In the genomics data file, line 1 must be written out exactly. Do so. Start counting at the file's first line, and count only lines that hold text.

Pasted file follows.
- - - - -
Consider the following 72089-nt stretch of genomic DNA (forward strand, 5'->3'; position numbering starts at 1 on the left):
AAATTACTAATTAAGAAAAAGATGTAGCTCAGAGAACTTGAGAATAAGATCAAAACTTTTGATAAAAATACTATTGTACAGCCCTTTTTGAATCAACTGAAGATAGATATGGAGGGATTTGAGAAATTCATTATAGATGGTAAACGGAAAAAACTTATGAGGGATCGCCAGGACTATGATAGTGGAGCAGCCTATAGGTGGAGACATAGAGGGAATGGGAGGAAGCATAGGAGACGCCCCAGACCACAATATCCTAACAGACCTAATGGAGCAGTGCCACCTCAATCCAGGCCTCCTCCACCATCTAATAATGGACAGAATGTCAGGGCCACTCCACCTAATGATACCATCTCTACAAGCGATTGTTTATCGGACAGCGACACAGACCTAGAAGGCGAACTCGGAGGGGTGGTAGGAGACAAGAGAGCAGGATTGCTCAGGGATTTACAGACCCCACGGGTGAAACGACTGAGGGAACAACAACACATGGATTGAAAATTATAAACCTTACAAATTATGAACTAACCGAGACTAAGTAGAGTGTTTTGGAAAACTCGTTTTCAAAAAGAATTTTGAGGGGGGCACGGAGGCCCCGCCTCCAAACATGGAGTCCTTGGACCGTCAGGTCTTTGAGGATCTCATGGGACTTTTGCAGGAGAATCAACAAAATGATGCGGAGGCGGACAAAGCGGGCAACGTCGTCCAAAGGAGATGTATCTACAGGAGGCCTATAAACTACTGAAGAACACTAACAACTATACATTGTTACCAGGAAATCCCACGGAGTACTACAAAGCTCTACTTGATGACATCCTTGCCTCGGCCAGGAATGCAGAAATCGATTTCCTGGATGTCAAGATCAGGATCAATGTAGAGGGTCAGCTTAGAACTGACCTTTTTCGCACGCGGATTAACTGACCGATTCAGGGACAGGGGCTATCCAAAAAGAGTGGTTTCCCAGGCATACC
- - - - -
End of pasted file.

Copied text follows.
Consider the following 72089-nt stretch of genomic DNA (forward strand, 5'->3'; position numbering starts at 1 on the left):